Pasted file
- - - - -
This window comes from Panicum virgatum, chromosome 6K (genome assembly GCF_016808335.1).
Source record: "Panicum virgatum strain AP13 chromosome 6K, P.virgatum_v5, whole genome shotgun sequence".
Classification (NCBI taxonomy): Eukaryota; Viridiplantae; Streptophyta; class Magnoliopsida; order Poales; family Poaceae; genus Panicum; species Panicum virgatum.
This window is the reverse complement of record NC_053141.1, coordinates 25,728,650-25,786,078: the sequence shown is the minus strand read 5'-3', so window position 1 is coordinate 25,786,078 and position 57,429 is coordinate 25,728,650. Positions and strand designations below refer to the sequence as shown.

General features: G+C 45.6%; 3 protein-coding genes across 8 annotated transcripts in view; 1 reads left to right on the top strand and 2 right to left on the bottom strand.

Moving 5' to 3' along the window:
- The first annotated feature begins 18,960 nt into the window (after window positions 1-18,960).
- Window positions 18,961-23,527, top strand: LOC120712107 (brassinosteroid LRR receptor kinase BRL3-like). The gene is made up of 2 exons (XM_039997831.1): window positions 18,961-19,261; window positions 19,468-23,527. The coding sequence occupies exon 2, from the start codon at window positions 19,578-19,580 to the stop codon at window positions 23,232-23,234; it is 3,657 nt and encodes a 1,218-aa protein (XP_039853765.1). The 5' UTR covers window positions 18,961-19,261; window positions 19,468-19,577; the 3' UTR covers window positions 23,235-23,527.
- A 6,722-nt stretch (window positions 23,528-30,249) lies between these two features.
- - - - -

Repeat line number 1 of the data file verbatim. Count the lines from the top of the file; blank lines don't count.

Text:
This window comes from Panicum virgatum, chromosome 6K (genome assembly GCF_016808335.1).